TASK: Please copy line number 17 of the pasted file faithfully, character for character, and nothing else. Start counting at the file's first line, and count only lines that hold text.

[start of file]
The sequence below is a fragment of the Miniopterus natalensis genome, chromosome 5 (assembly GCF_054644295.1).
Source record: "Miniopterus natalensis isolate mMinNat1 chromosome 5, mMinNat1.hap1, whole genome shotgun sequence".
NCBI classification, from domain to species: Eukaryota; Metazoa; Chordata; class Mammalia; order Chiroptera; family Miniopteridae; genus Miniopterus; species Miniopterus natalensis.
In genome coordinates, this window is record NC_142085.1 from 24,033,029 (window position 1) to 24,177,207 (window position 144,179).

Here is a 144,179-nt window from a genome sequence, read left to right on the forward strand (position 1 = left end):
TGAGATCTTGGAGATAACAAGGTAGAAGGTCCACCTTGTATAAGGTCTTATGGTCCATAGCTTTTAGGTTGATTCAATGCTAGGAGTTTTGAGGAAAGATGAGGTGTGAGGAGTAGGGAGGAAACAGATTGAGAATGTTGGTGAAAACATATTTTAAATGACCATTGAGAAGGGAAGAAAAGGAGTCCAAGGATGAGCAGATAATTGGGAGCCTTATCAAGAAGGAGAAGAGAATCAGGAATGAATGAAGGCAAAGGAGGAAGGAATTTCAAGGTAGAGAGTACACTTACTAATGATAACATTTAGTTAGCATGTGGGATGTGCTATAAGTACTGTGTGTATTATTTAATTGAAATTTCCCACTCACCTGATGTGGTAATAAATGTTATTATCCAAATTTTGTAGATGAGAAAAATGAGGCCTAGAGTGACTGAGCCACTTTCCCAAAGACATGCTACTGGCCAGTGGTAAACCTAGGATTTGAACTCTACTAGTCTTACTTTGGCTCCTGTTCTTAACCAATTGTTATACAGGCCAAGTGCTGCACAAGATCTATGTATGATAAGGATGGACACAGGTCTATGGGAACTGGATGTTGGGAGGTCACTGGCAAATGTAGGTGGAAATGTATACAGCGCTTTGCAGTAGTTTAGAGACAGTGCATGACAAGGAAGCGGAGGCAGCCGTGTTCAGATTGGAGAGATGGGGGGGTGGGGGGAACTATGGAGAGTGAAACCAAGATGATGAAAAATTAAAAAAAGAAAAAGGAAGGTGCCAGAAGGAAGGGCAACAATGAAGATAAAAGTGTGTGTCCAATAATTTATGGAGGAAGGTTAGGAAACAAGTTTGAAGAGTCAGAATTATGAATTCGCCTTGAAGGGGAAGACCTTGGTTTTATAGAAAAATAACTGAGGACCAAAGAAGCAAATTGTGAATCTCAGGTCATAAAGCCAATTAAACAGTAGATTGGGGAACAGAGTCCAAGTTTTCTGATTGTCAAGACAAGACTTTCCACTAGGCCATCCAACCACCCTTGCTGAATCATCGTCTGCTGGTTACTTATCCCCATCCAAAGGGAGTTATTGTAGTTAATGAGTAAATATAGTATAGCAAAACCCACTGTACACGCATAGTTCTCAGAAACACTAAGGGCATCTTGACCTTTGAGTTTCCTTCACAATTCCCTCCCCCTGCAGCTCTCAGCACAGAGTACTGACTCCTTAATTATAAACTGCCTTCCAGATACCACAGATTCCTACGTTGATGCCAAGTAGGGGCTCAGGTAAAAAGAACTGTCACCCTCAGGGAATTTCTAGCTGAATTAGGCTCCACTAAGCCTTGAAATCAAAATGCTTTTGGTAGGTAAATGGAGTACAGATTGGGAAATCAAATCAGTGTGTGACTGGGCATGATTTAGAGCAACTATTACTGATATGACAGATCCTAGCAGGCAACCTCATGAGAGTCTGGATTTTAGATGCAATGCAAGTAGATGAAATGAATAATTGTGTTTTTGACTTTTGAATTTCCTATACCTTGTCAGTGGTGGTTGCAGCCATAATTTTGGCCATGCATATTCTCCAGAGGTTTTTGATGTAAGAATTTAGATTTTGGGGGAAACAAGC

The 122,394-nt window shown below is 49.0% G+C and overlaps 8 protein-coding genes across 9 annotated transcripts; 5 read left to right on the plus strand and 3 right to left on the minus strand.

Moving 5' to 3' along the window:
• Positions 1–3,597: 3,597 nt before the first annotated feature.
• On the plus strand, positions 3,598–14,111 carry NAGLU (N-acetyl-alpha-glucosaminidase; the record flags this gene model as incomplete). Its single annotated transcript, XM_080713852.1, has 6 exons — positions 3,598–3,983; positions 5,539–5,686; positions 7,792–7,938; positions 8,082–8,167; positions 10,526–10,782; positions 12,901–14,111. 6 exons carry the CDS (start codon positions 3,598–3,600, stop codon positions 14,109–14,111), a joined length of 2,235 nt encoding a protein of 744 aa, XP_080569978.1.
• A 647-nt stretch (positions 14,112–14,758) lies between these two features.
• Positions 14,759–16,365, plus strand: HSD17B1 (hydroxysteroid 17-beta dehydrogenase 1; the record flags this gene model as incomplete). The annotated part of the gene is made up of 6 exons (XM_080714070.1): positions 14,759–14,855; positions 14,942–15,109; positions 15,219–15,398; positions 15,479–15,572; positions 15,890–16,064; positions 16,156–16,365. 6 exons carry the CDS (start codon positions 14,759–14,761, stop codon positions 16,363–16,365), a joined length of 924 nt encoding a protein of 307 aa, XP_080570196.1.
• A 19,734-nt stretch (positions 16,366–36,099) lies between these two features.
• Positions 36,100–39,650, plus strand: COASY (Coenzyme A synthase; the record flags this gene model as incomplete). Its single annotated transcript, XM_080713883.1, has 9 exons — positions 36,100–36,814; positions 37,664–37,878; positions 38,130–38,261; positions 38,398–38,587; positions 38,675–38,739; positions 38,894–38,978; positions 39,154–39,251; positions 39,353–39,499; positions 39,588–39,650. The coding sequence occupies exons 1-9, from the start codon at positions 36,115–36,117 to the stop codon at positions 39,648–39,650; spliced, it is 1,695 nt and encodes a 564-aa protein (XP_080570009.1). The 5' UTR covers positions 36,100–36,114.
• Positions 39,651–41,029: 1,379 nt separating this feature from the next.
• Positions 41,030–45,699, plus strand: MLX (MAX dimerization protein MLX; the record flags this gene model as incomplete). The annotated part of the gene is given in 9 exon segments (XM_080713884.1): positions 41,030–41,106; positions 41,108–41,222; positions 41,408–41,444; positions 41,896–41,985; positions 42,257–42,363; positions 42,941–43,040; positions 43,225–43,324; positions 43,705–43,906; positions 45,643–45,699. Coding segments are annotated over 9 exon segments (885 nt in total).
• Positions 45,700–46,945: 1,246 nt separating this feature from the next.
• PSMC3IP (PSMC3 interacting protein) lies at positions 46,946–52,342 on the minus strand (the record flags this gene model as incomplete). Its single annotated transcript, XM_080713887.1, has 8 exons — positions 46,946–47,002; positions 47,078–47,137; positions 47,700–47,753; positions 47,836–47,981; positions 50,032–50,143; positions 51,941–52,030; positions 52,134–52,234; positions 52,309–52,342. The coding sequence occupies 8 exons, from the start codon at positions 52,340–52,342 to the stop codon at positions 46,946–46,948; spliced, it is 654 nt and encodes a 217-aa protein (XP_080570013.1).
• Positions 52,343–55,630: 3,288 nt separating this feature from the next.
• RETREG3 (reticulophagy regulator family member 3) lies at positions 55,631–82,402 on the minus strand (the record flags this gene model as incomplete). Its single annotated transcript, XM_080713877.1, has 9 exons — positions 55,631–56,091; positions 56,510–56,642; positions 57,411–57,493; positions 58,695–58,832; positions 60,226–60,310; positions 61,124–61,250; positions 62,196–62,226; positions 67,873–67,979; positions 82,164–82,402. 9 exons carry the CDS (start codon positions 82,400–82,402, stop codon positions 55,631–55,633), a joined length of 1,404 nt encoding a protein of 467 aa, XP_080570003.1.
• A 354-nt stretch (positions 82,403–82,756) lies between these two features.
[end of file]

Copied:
• Positions 45,700–46,945: 1,246 nt separating this feature from the next.